drain

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drain

1. a pipe or channel that carries off water, sewage, etc.
2. Surgery a device, such as a tube, for insertion into a wound, incision, or bodily cavity to drain off pus, etc.
3. Electronics the electrode region in a field-effect transistor into which majority carriers flow from the interelectrode conductivity channel
Collins Discovery Encyclopedia, 1st edition © HarperCollins Publishers 2005

Drain

A channel, conduit, or pipe used to remove rain, wastewater, or sewage.
Illustrated Dictionary of Architecture Copyright © 2012, 2002, 1998 by The McGraw-Hill Companies, Inc. All rights reserved
The following article is from The Great Soviet Encyclopedia (1979). It might be outdated or ideologically biased.

Drain

 

an artificial underground channel (pipe, cavity) for collecting and discharging subsoil waters and for aerating soil. Drains differ according to function (driers, collecting mains), structure, and materials. Pipes are made of such materials as earthenware, wood, and plastic. Cavities are of the mole or the slotted type, filled with gravel or fascines.

The Great Soviet Encyclopedia, 3rd Edition (1970-1979). © 2010 The Gale Group, Inc. All rights reserved.

drain

[drān]
(civil engineering)
A channel which carries off surface water.
A pipe which carries off liquid sewage.
(electricity)
(electronics)
The region into which majority carriers flow in a field-effect transistor; it is comparable to the collector of a bipolar transistor and the anode of an electron tube.
McGraw-Hill Dictionary of Scientific & Technical Terms, 6E, Copyright © 2003 by The McGraw-Hill Companies, Inc.

drain

1. Any pipe in a building-drainage system which carries waste water or water-borne waste.
2. Any pipe or channel for carrying waste water or storm water.
McGraw-Hill Dictionary of Architecture and Construction. Copyright © 2003 by McGraw-Hill Companies, Inc.

drain

(jargon)
(IBM) To allow a system to complete the processing of its current work before the system becomes unavailable. E.g. draining a device before taking it off-line or telling a web server in a server farm not to accept any new requests but to finish processing any requests it has already accepted.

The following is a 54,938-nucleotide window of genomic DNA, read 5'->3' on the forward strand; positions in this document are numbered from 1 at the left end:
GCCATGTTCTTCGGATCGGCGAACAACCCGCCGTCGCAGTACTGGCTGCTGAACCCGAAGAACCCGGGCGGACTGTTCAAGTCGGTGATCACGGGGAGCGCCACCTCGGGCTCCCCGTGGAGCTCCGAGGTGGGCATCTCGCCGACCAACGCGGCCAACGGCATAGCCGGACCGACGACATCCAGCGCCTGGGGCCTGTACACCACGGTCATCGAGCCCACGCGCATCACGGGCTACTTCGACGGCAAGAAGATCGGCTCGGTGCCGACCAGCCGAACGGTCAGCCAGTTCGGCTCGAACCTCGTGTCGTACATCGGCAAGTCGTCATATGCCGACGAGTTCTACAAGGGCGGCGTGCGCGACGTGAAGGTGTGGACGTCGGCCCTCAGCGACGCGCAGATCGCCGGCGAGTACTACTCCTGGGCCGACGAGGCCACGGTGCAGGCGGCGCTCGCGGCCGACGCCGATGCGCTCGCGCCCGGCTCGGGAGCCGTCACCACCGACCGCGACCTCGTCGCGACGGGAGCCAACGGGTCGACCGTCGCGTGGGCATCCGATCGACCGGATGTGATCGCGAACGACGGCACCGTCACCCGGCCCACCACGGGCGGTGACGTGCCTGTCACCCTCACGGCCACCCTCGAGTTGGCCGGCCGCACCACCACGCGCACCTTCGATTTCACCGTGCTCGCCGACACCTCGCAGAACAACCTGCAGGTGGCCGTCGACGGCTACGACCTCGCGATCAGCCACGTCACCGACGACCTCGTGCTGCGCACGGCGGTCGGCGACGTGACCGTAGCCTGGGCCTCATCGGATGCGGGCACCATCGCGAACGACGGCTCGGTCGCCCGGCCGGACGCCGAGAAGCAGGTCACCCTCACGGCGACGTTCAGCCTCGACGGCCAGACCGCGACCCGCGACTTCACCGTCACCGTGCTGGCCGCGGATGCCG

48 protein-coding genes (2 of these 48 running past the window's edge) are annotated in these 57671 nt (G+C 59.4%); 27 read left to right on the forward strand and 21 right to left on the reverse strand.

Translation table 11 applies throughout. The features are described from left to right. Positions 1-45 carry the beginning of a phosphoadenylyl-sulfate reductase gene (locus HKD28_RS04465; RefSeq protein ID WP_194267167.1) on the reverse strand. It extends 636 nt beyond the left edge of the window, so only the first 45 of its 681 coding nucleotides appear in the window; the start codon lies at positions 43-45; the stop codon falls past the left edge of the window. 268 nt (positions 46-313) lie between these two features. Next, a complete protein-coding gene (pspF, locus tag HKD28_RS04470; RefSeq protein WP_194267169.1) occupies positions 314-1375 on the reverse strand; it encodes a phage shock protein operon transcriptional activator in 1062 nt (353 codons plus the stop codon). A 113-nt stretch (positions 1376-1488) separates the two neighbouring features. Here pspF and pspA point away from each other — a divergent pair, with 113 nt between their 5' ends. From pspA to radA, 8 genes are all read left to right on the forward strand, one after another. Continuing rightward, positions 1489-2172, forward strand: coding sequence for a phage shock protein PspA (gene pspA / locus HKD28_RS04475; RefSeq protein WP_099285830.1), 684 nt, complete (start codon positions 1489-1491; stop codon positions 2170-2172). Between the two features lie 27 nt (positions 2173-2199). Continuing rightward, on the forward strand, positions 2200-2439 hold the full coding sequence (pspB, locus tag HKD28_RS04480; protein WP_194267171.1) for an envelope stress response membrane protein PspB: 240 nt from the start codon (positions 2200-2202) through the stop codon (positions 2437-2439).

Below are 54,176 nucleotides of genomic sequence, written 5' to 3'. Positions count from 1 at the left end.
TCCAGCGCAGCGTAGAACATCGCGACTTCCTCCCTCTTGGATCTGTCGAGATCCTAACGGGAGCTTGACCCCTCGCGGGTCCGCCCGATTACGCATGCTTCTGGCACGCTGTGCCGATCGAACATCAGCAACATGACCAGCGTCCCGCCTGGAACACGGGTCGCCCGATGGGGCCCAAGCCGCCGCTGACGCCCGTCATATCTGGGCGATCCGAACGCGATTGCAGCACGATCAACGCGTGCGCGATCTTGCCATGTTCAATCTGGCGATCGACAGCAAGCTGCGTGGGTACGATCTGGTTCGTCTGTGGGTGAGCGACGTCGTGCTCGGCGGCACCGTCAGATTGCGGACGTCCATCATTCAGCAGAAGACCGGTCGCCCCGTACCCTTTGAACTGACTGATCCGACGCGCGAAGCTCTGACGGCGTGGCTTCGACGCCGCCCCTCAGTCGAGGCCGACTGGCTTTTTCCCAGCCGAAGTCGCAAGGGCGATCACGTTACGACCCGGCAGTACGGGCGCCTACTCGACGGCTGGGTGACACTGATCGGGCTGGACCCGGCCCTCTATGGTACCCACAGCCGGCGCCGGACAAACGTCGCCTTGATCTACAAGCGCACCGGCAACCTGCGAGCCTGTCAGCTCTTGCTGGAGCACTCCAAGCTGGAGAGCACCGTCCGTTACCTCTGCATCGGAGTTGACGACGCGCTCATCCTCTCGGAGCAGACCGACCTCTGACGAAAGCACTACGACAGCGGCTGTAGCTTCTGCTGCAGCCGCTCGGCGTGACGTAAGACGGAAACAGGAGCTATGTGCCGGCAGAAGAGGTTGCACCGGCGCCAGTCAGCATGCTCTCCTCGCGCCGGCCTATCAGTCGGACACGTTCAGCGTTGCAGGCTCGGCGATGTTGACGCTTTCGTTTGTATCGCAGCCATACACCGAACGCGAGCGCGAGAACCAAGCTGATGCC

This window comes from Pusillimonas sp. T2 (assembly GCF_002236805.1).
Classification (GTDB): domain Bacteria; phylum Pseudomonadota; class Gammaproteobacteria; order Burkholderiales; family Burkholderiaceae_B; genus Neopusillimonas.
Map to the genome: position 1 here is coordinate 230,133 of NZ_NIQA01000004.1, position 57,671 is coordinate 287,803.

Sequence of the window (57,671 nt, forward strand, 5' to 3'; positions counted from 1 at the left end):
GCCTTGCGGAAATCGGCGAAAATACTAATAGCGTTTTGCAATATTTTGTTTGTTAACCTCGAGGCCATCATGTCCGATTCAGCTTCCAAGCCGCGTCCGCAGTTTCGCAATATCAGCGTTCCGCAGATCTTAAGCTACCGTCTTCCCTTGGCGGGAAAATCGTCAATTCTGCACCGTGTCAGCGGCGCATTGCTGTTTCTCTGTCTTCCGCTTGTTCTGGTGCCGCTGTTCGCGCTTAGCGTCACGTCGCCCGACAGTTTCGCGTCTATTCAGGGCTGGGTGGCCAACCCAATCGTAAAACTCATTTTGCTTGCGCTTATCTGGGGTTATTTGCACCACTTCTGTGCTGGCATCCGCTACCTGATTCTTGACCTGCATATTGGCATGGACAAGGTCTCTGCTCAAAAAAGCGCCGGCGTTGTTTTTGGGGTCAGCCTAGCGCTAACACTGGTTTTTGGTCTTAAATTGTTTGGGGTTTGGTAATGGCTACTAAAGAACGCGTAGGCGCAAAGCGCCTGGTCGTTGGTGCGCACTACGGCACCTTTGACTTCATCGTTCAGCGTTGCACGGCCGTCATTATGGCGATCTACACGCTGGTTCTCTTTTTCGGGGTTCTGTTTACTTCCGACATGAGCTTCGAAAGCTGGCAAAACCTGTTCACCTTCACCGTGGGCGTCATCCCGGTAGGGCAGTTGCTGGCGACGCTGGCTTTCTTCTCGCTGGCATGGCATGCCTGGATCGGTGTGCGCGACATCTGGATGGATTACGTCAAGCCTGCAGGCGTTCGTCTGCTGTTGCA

This article is provided by FOLDOC - Free Online Dictionary of Computing (foldoc.org)

drain

One side of a field effect transistor. When the gate is pulsed, current flows from the source to the drain, or vice versa depending on the design. See collector.
Copyright © 1981-2019 by The Computer Language Company Inc. All Rights reserved. THIS DEFINITION IS FOR PERSONAL USE ONLY. All other reproduction is strictly prohibited without permission from the publisher.
References in periodicals archive ?
Overall, Down the Drain maintains your attention, with many historical and current examples that make the book very accessible to the everyday Canadian.
Also, pushing the cable down through the basket strainer allows you to clean the slime-covered cable as you withdraw it by running clean water down the drain. (Believe me, this is a nice bonus!) And finally, since the drain is still fully assembled, you'll be able to tell, by running water in the sink, whether you've unclogged the drain.
Tests on other inks indicate there is not a disposal issue, but please do not interpret this to mean that the ink waste can go down the drain.
When it goes down the drain, it can produce organochlorines, which are suspected carcinogens as well as reproductive, neurological and immune-system toxins.
Except it doesn't go down the drain. It leaks out of pipes and is lost.
That symbolism of washing one's transgressions down the drain was in part the basis of the laundries run in Roman Catholic Ireland by the Sisters of Mercy, institutions which operated late into the 20th century.
Twenty-six years of naval service were flushed down the drain immediately, No pension.
Somehow, the institutions that have gone down the drain have to be replaced."
A First, turn the running faucet in your kitchen sink so that the water hits the sink bottom rather than runs directly down the drain. You'll notice a circle around the running water on the sink bottom.
Instead, it pulled down thousands of teachers, union members, scientists, journalists, actors, entertainers like us, who saw our lives disrupted, our jobs and careers go down the drain, our standing in the community lost, even our children harassed.
Research in the Los Angeles basin in 1999 revealed that, when lindane shampoos were rinsed down the drain, the pesticide readily contaminated the effluent and eventually the downstream waterways.
Due to a global economic crisis, demand for raw materials fell and the Argentine economy went down the drain. Administrations that followed tried out a statist model that culminated in the rise of peronismo.

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